The bank sanction letter is the document every prospective homeowner awaits with bated breath. The one that confirms whether or not the bank will extend them a loan on their selected property.
Today’s column by Marisa Said, who heads the Consumer and Microbusiness Finance Department at Bank of Valletta, kicks off a series of articles aimed at demystifying the world of credit.
Ms Said has over 30 years of experience in retail banking, most of which are directly related to mortgages, and is a key trainer in the area of home loans.
A sanction letter, sometimes referred to as facility letter, is a document that confirms that a loan has been approved and is ready to be granted by the lender to the borrower. It is issued by a bank, or a financial institution, and it outlines the terms and conditions of the loan. It includes details such as the loan amount, interest rate, repayment term, and any associated fees or charges.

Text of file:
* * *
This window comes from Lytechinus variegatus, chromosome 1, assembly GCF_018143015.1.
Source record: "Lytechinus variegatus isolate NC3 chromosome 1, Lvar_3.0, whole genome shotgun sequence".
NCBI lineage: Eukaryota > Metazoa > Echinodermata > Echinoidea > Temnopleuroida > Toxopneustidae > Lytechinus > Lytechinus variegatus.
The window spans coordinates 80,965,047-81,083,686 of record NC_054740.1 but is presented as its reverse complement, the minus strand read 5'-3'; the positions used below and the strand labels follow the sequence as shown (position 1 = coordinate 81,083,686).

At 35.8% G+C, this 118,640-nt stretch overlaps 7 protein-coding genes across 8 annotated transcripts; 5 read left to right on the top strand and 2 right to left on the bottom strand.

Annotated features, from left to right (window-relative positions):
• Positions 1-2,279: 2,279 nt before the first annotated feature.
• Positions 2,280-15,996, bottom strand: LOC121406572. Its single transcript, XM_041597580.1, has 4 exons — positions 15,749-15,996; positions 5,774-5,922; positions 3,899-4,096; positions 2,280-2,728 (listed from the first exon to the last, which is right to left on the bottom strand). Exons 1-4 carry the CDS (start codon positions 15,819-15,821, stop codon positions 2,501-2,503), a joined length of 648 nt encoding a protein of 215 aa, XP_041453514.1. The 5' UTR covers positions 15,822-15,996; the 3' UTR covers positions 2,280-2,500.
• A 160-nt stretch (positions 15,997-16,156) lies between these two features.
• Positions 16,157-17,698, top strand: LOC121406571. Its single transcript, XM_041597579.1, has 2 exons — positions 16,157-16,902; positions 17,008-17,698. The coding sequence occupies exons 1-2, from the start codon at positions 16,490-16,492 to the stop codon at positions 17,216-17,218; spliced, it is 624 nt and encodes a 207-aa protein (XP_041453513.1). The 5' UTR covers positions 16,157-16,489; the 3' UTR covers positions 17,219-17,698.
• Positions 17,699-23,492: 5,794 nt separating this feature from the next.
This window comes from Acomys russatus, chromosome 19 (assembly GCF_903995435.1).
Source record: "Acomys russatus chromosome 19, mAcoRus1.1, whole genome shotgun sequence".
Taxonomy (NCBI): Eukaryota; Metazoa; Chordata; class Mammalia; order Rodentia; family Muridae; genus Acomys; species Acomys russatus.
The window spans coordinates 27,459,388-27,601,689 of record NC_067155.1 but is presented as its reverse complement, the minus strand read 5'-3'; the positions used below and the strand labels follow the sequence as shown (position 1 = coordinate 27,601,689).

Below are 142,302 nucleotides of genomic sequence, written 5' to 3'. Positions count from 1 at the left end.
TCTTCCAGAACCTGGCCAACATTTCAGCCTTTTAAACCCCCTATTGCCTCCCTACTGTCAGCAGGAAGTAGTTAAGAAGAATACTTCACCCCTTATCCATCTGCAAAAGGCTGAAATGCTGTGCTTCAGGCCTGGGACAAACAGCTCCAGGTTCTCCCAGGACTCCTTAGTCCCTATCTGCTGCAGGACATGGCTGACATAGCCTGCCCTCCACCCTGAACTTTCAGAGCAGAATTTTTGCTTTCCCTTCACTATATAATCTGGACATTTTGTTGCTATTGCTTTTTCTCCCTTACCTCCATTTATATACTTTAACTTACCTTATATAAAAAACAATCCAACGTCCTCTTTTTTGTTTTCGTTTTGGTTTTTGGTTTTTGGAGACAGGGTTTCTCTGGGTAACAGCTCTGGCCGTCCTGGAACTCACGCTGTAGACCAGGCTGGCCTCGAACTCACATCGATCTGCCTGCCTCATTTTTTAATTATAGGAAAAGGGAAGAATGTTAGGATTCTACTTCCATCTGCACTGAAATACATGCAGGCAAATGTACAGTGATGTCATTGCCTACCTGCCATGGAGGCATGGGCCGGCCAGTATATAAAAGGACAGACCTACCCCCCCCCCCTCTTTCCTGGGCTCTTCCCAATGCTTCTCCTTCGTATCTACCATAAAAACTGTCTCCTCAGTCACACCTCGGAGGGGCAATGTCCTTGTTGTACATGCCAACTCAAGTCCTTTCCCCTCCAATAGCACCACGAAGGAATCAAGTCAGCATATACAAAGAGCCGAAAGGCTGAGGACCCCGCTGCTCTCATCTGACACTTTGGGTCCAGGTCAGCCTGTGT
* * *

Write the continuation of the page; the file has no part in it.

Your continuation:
The sanction letter is typically issued after the lender has reviewed the borrower’s creditworthiness and financial standing and has determined that they meet the necessary criteria to take the loan. The letter may also include any specific conditions or requirements that the borrower must meet, such as providing collateral, additional documentation, or meeting certain performance milestones.
Once the borrower has reviewed and agreed to the terms and conditions of the sanction letter, they may be required to sign and return a copy of the letter to the lender as a formal acceptance of the loan offer and provide a copy of it to their Notary where a deed of loan is involved.
An Expert Explains is a BusinessNow.mt initiative to improve economic financial literacy by inviting industry leaders to explain technical terms in a manner that can be understood by a general audience. If you would like to suggest a term or concept for our network of professionals to break down, or if you are an expert willing to contribute to this column, send us a message on our Facebook Page.
While the outlook is unclear, indications show the threat of inflation is passing quicker than central banks suggest
It would be a mistake to assume that ECB rate cuts are imminent, says Governor Edward Scicluna
Pensions expert Claire Falzon explains